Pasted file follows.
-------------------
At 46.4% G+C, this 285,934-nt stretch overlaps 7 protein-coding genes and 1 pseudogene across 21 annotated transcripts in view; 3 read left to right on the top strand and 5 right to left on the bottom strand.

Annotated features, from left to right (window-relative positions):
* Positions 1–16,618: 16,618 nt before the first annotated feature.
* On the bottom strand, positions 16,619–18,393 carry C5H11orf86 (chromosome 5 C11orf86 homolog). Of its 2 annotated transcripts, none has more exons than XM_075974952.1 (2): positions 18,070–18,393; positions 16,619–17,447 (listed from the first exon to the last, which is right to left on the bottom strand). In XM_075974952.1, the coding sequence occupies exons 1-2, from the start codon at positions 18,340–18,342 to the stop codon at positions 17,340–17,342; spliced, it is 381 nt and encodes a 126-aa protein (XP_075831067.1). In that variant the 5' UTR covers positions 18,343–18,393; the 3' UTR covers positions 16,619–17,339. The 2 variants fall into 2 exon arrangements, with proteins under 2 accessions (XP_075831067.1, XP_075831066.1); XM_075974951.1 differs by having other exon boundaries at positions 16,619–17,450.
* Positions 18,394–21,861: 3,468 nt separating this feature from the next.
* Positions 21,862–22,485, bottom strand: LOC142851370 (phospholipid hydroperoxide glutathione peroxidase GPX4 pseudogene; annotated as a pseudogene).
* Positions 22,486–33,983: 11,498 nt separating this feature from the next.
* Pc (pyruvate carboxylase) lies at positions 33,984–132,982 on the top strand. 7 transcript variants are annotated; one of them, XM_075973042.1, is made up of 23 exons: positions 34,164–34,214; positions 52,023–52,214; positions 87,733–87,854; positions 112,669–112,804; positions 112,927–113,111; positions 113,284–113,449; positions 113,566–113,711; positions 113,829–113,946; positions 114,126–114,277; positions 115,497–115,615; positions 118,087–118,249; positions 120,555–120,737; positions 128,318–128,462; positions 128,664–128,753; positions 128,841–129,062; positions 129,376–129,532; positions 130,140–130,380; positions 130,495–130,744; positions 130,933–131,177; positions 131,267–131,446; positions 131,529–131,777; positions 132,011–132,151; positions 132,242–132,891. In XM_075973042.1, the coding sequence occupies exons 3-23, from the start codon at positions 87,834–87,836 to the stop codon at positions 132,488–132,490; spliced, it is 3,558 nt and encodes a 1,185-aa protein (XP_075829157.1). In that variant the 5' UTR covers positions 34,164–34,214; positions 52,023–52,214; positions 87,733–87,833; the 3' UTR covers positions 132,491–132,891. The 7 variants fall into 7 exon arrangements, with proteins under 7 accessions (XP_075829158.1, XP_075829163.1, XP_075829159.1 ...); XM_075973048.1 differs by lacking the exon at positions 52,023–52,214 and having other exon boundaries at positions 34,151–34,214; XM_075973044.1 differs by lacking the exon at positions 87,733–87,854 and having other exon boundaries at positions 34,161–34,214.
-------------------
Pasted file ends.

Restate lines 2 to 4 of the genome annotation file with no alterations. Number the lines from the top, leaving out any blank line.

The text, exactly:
Annotated features, from left to right (window-relative positions):
* Positions 1–16,618: 16,618 nt before the first annotated feature.
* On the bottom strand, positions 16,619–18,393 carry C5H11orf86 (chromosome 5 C11orf86 homolog). Of its 2 annotated transcripts, none has more exons than XM_075974952.1 (2): positions 18,070–18,393; positions 16,619–17,447 (listed from the first exon to the last, which is right to left on the bottom strand). In XM_075974952.1, the coding sequence occupies exons 1-2, from the start codon at positions 18,340–18,342 to the stop codon at positions 17,340–17,342; spliced, it is 381 nt and encodes a 126-aa protein (XP_075831067.1). In that variant the 5' UTR covers positions 18,343–18,393; the 3' UTR covers positions 16,619–17,339. The 2 variants fall into 2 exon arrangements, with proteins under 2 accessions (XP_075831067.1, XP_075831066.1); XM_075974951.1 differs by having other exon boundaries at positions 16,619–17,450.